Juror's Google search may halt former cop's $7.5M award
During consideration of punitive damages, juror pulled out his phone and asked Google "where do punitive damages go?"
By Robert Patrick
St. Louis Post-Dispatch
ST. LOUIS — Actions of a juror during trial deliberations may imperil the $7.5 million damage award won by a former city police officer who claimed she suffered retaliation for complaining about sexual harassment.
The problem came after the jury decided in the trial in March that Tanisha Ross-Paige was the victim of retaliation and deserved $300,000 in compensatory damages.
It was during consideration of punitive damages, juror Kevin Hink later told lawyers representing the Board of Police Commissioners, that he pulled out his phone and asked Google "where do punitive damages go?"
He clicked on the first entry, a Wikipedia page, and told his fellow jurors that Ross-Paige would receive some or all of the money, the board's lawyers have said in affidavits in seeking to have the case reopened.
The jury awarded $7.2 million in punitive damages.
Hink's alleged "juror misconduct" is not the board's only basis for seeking a new trial.
Lawyers with the Missouri attorney general's office, who represent the police board, also claim jury instructions were flawed and that Ross-Paige did not present enough evidence to support her claims.
They also say that since the state-run board relinquished police control to City Hall, punitive damages are inappropriate because they "cannot punish or deter the alleged wrongdoer."
Jeremy Hollingshead, one of Ross-Paige's lawyers, said Hink had "buyer's remorse."
"He thinks about it over the weekend and he realizes that this is a judgment that maybe is more than he wanted," Hollingshead speculated, before adding, "I'm not sure he really knew what he was getting into."
Ross-Paige filed suit in 2011, claiming her sergeant made repeated and unwanted sexual overtures to his married subordinate. When she complained, the suit said, the sergeant and a lieutenant assigned her to unfavorable shifts, evaluated her differently in performance reviews and denied time off for training that was given to others.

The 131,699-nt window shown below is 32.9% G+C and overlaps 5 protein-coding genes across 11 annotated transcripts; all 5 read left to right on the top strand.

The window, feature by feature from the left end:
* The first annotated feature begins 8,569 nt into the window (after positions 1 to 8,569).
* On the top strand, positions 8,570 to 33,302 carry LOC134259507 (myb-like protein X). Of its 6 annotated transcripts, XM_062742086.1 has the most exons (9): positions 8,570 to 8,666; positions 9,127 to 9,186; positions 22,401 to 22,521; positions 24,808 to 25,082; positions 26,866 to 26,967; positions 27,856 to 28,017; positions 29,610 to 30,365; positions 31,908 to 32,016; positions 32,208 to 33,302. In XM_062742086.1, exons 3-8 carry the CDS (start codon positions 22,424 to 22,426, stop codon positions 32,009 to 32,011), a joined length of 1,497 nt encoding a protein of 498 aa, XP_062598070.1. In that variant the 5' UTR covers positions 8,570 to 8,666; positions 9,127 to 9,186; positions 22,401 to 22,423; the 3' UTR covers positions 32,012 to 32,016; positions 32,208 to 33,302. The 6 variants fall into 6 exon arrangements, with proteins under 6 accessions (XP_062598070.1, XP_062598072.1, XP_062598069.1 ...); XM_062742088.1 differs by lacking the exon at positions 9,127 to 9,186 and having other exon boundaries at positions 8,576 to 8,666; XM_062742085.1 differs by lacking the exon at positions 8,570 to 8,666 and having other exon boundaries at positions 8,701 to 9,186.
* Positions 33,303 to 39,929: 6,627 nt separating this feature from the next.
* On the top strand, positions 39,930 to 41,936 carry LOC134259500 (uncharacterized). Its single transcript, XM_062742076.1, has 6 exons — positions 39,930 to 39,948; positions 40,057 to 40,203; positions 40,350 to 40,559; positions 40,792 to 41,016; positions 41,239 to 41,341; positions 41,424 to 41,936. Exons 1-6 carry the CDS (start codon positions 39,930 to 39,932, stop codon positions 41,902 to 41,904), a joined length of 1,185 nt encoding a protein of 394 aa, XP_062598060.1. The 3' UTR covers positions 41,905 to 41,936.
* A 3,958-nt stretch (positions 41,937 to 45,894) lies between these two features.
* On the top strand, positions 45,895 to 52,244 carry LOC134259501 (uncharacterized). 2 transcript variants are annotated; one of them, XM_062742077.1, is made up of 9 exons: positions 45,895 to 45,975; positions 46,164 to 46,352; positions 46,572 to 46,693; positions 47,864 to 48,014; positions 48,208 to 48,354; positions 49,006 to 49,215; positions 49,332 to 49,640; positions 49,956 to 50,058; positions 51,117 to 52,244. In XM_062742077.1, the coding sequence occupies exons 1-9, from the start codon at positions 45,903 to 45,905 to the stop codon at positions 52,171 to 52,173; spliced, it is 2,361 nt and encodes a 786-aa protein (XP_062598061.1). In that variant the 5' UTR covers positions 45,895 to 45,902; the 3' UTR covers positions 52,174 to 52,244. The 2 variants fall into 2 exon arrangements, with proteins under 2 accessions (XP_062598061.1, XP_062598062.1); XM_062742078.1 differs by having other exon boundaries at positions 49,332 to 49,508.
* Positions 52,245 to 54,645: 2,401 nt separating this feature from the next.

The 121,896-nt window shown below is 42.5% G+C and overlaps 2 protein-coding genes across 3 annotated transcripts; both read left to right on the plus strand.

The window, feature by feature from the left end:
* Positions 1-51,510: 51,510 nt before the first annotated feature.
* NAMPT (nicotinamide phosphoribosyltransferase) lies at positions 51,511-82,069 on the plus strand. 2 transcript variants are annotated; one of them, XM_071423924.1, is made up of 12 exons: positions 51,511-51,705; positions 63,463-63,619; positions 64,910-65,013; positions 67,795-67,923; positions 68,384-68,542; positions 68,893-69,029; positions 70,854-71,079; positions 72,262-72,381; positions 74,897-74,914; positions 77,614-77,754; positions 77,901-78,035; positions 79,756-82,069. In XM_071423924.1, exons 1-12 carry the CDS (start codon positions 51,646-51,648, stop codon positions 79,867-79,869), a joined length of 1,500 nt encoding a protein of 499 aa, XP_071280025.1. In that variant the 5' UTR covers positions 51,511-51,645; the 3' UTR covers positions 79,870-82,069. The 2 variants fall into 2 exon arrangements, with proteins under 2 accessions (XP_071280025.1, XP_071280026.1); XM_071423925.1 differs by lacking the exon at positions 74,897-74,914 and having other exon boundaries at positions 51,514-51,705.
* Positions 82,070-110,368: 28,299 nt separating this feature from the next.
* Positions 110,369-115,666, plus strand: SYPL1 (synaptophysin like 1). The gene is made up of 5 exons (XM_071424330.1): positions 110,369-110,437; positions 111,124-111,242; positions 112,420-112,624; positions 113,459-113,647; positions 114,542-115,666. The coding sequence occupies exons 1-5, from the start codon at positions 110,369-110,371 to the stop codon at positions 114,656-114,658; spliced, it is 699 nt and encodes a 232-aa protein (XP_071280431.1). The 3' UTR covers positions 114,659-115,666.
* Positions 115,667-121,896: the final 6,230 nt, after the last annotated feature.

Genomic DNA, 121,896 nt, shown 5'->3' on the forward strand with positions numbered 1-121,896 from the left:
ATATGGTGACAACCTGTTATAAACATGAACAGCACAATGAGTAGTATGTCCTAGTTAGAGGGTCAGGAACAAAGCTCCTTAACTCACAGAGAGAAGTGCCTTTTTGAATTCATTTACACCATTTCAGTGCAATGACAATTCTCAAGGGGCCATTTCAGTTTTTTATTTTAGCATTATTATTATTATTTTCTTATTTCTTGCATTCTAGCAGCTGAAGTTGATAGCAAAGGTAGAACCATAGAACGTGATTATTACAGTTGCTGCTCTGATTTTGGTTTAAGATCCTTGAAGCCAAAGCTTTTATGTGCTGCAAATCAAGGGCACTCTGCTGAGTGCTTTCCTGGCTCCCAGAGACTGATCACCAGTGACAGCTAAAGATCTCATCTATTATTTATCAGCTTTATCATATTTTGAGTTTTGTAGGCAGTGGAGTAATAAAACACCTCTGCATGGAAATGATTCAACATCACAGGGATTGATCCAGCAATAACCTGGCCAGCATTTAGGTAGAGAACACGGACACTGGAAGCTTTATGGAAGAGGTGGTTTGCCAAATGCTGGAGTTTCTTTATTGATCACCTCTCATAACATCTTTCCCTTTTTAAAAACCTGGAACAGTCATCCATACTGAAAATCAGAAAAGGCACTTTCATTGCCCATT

Hink declined to comment Tuesday. He told a Missouri Lawyers Weekly reporter this month that some jurors proposed punitive damages as high as $50 million; he said he was thinking of $1 million to $1.5 million.
After seeing a Ross-Paige lawyer mouth an expletive of amazement when the amount was read, Hink became "sick to my stomach" and realized, he told the Weekly, that the jury awarded too much.
He called the attorney general's office and confessed his online research, in hopes the award could be reduced.
It's not clear whether Hink knew that Ross-Paige's award is likely to be reduced anyway, under limits in Missouri law.
The attorney general's office declined to comment beyond court filings.
One of those filings recently suggested that the award be reduced to between $2.45 million and $2.3 million, depending on how the plaintiff's legal fees are calculated.
In a Post-Dispatch interview immediately after the verdict, Ross-Paige lawyer John Eccher called the verdict "absolutely huge" and said it was the state's highest in that type of case. He estimated then that it would be reduced under the law to about $3 million.
Circuit Judge Timothy Wilson has scheduled a hearing for June 9 at which he said he will be the only one asking questions. He said it will be limited to what influences the jurors felt and "whether outside influences had a dispositive effect on the jury's decision."
He also told both sides not to talk to Hink before then.
In court filings, Ross-Paige's lawyers quote a 2002 Missouri Supreme Court decision in a wrongful-death case that says: "The general rule in Missouri is that a juror's testimony about jury misconduct allegedly affecting deliberations may not be used to impeach the jury's verdict."
Despite that, the high court ruled in the case that a juror's visit to the location of the fatal traffic crash at issue "pertained to a critical issue in the case," and overturned a verdict. The juror had insisted that she never told others what she saw, and that it played no role in deliberations.
The attorney general's office says that under that example, Ross-Paige's lawyers must show that no prejudice resulted from the online search.
In an interview Tuesday, Hollingshead said there may have been no real effect, since the verdict forms already told jurors that his client would receive any punitive damages.
Eccher said Hink's credibility may become an issue, as jurors were told to give up all electronic devices during deliberations, and that, "You must not conduct your own research or investigation into any issues in this case."
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